What if Democrats are in control of the House in 2019? What would those hearings be like? Although potential House Speaker Nancy Pelosi, D-Calif., did vote for NAFTA in 1993, her party has grown far more liberal since then. The party's leading 2020 presidential contenders regularly call for new laws and regulations to rein in corporations and well-to-do entrepreneurs.

Moreover, some Democratic lawmakers want impeachment proceedings to begin immediately if their party wins the House majority. Others say they will use an obscure law from 1924 to gain access to years of Trump's tax returns and release them publicly.

Democrats' No. 1 priority if they control at least one chamber of Congress would be aggressive oversight of the Trump administration. That means subpoenas will be flying down Pennsylvania Avenue from the Capitol to the White House, and administration officials will be summoned for countless oversight hearings.

In this environment, would Democrats help Trump achieve what was a principal goal of his in renegotiating NAFTA? Would Democrats countenance giving Trump a political victory?

In a statement last night, AFL-CIO President Richard Trumka said the new deal's "added protections for working people and some reductions in special privileges for global companies is a good start." But he said too many details are still unknown and "need to be worked out before working people [can] make a final judgment on the deal."

When asked if Congress would ratify the deal, Trump said today at the White House that "he's not at all confident" but also said he "didn't know."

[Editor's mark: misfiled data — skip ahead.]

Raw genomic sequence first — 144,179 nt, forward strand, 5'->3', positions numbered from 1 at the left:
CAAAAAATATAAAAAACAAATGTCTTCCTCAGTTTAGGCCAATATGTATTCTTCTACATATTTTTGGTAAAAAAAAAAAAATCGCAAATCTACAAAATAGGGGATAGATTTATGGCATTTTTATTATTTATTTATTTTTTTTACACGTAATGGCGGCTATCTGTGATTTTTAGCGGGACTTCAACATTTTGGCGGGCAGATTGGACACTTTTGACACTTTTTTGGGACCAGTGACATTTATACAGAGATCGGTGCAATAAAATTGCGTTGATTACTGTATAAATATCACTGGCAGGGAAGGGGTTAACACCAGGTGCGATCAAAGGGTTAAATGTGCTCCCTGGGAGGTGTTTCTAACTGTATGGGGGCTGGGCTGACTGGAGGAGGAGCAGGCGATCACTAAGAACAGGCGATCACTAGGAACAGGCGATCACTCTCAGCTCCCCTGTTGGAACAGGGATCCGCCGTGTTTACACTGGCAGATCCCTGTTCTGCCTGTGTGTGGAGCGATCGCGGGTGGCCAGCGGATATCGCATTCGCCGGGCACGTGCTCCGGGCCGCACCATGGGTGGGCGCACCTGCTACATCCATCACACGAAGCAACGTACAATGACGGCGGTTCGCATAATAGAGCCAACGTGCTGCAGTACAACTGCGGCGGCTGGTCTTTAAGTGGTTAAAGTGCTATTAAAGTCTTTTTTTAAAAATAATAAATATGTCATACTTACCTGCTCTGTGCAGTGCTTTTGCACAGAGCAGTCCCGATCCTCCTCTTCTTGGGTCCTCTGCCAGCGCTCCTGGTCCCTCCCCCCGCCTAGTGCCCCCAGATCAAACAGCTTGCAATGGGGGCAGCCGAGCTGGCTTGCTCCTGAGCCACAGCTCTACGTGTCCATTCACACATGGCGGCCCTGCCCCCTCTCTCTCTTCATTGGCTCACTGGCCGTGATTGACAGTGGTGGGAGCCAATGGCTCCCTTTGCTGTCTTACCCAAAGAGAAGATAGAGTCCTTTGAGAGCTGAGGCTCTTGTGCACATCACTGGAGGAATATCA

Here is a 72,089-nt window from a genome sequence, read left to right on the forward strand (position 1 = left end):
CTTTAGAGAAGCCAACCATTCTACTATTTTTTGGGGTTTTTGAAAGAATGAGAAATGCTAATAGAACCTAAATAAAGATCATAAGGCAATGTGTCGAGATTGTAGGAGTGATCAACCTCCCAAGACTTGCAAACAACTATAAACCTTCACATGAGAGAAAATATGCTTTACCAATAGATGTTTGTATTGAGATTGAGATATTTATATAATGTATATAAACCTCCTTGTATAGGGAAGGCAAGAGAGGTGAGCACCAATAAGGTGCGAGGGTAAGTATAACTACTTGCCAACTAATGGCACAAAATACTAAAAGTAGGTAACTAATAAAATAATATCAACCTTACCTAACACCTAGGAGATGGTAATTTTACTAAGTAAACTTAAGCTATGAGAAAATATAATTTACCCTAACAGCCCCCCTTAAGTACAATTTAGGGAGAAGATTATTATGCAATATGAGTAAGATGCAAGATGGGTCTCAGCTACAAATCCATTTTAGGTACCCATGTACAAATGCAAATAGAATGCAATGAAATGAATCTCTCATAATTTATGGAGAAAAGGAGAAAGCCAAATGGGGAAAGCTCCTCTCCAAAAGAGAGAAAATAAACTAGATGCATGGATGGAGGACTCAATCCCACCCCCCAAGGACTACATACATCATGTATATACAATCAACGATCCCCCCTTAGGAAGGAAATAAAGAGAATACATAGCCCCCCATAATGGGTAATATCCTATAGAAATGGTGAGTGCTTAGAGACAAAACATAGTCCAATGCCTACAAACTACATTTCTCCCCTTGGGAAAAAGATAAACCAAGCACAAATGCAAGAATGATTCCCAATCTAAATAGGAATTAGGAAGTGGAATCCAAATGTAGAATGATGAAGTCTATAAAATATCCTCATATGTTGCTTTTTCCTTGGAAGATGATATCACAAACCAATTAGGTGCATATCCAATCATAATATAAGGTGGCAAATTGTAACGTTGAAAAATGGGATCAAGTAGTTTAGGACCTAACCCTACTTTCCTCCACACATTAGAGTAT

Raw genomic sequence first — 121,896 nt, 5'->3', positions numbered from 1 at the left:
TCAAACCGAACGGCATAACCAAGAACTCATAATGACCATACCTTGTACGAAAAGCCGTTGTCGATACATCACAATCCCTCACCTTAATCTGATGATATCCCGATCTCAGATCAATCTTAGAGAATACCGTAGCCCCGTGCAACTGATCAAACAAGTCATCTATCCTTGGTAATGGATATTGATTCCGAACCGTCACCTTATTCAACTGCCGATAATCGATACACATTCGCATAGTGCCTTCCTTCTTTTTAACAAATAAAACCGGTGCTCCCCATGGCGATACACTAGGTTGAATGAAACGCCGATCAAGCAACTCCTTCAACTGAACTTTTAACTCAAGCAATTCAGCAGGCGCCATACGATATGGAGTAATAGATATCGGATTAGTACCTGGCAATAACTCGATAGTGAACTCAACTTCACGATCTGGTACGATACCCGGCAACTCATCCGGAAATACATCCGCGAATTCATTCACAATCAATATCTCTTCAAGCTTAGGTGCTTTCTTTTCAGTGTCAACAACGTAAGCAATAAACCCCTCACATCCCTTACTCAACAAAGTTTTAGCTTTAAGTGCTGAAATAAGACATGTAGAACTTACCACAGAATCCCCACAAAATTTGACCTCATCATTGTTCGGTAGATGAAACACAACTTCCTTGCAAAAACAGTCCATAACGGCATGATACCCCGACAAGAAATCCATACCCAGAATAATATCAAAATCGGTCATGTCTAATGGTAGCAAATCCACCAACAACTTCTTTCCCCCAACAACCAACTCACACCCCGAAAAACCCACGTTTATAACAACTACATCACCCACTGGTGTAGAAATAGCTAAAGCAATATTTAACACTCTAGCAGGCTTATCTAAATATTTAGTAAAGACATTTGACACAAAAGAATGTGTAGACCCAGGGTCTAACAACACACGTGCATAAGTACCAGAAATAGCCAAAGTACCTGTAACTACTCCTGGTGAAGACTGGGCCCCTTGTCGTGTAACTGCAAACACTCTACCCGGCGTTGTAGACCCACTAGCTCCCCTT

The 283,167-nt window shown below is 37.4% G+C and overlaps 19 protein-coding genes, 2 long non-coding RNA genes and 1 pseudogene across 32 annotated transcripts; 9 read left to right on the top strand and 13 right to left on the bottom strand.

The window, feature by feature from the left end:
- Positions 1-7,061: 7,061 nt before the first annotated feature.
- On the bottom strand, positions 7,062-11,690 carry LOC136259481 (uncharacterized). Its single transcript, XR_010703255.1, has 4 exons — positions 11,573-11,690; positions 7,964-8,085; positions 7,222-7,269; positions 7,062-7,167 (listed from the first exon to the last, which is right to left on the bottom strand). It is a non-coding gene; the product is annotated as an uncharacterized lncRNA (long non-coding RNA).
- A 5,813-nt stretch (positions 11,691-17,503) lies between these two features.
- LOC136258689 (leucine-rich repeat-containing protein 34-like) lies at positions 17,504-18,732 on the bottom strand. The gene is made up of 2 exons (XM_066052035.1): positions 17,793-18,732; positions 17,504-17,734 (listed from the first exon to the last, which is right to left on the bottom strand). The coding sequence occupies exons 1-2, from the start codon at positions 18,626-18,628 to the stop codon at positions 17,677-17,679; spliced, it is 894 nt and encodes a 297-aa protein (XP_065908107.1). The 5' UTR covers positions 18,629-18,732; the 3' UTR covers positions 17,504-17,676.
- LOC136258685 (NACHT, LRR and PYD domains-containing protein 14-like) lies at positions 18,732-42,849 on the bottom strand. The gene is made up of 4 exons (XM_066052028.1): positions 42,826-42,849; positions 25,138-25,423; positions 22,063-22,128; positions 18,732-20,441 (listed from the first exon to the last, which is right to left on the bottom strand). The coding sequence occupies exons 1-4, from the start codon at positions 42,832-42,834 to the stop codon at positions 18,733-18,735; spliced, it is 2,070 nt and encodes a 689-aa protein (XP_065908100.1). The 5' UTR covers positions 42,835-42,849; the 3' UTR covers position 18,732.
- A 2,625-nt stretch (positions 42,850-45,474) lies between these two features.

It's too soon to say whether a new agreement would win congressional approval next year. But if Democrats control one of both chambers of Congress, the effort to ratify the United States-Mexico-Canada Agreement would be substantially more difficult.

The agreement also has to be ratified by Mexico's new legislature and Canadian lawmakers in what will be an election year in Canada.

5. It's a big win for Trump.

Trump has criticized NAFTA since its enactment and pledged during the 2016 campaign that he would rewrite it. Not only has he done that but he's also fully embraced tariffs as a tool to force trade renegotiations with China and Europe.

The road to rewriting NAFTA was rocky, including name-calling between heads of state and criticism from congressional Democrats. Ratification in the three capitals is anything but certain.

It's also not certain whether the agreement will buoy Trump's standing in national polls or aid congressional Republicans battling to maintain their majorities on Capitol Hill in next month's midterm elections. But what is clear is that the new agreement represents a significant policy and political victory for Trump.

The content of this article is intended to provide a general guide to the subject matter. Specialist advice should be sought about your specific circumstances.